I both love and hate this photo! I love it because it is one of the final ‘good’ pictures of my grandmother, mom, and I. I hate it because I can’t stand to look at myself and see how large I was. For those of anyone who is about to say… “you look beautiful” or “I don’t see size when I look at you” or “focus on the wonderful memories” – don’t, it’s not helpful! Making statements like that to people who feeling poor about their size (regardless of how big or small they are) can actually add to the problem! At least that’s my experience, and besides, it’s not about you! It’s about me and how I feel and it’s taken a long time to get to the point where I fully understand that.
I love this picture for another reason though – this photo is the reason that I finally started on my journey of better health and a greater focus on myself. It started me asking questions about what realistic and long-term options for weight loss exist – not an easy out, but a way out of the constant diets that don’t work, a way out of the cycle of shame and depression that comes with failed diets, a way out from being the ‘big one’ in the picture.
One year after this photo was taken I started the journey of exploring bariatric surgery. I knew about it from friends who had the surgery (and who are rocking their own journeys) and with their encouragement I asked my doctor what his thoughts were. He responded with science – something he know that I would like – and said that the literature was clear. Bariatric surgery was one of the only (if not the only) medical approaches to obesity that had long term success; quite simply the cycle of yo-yo dieting that I have been on for 25 years wasn’t going to work!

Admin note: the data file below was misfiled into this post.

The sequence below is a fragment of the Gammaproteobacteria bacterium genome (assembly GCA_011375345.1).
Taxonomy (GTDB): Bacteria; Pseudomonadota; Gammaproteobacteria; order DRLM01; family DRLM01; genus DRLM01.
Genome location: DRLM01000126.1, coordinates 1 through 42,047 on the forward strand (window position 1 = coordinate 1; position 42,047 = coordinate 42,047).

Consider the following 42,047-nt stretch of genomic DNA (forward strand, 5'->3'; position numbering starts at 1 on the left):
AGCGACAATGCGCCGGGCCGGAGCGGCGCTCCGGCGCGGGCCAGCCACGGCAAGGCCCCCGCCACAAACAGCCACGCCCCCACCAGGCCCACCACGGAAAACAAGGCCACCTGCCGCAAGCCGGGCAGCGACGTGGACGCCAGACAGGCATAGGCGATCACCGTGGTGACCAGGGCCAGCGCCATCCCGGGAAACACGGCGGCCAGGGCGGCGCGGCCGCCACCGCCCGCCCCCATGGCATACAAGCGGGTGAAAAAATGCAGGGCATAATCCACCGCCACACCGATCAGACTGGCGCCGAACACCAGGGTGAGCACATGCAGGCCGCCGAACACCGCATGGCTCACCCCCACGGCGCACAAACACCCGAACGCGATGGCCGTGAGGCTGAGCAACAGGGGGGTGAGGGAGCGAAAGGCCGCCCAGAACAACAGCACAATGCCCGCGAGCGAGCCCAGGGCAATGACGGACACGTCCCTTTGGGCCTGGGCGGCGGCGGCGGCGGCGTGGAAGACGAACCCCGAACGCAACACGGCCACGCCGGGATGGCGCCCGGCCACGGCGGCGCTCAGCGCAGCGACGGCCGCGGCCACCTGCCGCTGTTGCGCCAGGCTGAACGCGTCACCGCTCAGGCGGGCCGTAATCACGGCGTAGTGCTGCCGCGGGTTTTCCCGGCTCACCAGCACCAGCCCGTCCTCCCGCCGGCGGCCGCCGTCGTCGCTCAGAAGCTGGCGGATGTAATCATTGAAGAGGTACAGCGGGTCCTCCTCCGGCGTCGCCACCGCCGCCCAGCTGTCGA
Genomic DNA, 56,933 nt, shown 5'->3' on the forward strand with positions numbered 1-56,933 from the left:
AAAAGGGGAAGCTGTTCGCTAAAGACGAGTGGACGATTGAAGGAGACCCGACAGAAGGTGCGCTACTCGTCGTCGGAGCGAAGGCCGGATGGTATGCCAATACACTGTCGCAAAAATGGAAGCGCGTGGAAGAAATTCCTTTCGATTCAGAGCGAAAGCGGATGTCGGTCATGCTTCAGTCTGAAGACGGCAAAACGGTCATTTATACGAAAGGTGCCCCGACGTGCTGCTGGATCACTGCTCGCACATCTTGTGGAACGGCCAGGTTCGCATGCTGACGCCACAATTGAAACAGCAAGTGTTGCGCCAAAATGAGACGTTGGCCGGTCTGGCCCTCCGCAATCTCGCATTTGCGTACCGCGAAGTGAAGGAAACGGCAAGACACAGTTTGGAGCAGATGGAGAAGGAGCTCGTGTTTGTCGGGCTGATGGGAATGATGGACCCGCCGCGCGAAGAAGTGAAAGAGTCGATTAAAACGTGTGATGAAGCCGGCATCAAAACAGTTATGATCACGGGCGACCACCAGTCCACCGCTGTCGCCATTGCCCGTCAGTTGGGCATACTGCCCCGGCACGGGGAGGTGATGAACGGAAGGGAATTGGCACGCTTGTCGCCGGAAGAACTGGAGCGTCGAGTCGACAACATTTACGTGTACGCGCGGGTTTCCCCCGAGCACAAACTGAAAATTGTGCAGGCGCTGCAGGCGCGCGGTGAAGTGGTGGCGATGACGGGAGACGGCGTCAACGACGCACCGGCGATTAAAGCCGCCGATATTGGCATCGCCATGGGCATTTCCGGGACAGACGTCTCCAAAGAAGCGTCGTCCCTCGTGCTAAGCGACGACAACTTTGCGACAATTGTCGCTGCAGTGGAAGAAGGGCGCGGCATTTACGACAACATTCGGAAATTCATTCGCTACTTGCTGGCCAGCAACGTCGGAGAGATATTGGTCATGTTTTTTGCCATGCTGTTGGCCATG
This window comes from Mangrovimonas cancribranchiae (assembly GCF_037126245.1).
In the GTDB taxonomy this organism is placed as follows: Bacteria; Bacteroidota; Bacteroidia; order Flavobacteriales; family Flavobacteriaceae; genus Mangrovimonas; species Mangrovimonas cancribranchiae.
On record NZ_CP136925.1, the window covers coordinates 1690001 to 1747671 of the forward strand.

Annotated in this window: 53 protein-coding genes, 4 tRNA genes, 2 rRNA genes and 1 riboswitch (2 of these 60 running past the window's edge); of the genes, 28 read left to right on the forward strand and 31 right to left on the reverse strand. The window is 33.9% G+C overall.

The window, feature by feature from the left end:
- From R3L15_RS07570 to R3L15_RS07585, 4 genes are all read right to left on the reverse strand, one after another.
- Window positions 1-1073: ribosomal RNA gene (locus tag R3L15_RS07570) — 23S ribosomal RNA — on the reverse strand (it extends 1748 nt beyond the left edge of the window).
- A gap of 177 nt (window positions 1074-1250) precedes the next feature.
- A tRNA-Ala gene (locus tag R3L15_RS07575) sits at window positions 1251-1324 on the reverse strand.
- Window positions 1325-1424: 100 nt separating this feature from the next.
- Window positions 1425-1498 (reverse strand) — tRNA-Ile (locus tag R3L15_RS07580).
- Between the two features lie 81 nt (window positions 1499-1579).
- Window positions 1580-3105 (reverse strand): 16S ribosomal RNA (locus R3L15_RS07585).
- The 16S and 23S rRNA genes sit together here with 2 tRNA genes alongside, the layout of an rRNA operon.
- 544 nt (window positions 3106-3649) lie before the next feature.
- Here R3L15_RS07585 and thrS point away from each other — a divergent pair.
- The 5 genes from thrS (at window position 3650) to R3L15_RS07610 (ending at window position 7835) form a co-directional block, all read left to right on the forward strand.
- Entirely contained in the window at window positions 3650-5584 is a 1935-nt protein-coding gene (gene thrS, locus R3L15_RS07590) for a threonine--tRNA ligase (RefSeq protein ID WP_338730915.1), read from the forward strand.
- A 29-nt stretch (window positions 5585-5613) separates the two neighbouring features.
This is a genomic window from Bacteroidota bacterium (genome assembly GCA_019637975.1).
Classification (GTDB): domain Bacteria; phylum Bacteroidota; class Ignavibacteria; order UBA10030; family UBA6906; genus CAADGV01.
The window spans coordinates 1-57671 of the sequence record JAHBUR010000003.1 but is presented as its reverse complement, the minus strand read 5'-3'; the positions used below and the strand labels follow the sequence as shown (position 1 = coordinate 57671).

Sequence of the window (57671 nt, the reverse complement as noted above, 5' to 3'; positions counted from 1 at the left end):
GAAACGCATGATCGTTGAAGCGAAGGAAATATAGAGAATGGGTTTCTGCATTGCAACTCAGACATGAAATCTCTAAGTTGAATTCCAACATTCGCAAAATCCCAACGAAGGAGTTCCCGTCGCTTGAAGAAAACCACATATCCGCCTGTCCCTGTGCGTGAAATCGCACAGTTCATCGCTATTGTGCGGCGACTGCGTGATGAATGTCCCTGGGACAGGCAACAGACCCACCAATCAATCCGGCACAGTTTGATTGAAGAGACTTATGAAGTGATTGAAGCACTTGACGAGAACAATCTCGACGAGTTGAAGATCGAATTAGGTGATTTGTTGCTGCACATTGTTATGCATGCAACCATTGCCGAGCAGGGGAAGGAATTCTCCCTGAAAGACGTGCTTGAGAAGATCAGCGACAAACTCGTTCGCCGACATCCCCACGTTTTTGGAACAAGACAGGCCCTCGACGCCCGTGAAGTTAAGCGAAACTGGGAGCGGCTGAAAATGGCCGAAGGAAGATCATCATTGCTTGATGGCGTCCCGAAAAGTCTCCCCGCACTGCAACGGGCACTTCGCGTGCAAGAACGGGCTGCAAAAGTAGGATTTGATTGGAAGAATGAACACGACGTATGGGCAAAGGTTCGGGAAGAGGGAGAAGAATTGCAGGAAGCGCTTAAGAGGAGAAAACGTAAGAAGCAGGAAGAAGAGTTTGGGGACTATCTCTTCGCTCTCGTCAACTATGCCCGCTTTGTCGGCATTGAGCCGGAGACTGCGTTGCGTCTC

I didn’t know it at the time (fortunately) but one of the quick paths to surgery is to simply save the cash (approx. $6000 CAD) and head to Mexico. I looked into this option at the 2 ½ year mark – frustrated with what appeared (at the time) to be moving goal posts for approval. I had gone so far as to ask my doctor if he remain my primary care physician if I did it (he said yes). Fortunately, I was approved for surgery by the head of the bariatric program at Royal Jubilee Hospital just a few days later!
I took the a longer path to my surgery (scheduled for Oct 1) – 2 years and 10 months where the staff of the Island Health Bariatric Program had me working on my relationship with food; how I eat, what I eat, and what I do when I’m eating. I had to come to terms with the fact that many of my ideas about food and how I relate to food in the future had to change. I have come to realize that I am not defined by being obese and that I am not more of a failure because I have advanced education and the ability to afford ‘good food’ – having a PhD in Recreation and Leisure (therefore having read much of the literature that experts refer to) actually added to my feelings of failure and shame! I am glad that I had that time because now I am prepared for the (I think) for what comes next.
I don’t know if anyone (even my mom) will ever read this but I’ve decided to share my journey for a few reasons:
This is my first blog about this journey and there will be more to follow. If you are reading this, please feel free to ask questions and to check out the rest of my website – so you can see who I am beyond being a 45-year-old woman who has struggled with weight and depression for 25+ years!
Who Am I?
There are many different ways to describe myself but for the purposes of this blog...I'm a 45 year old woman who is finally prioritizing her health and wellbeing. I'm also a professor, researcher, and avid traveller but have spent much of my adult life being defined (in whole or part) by my weight.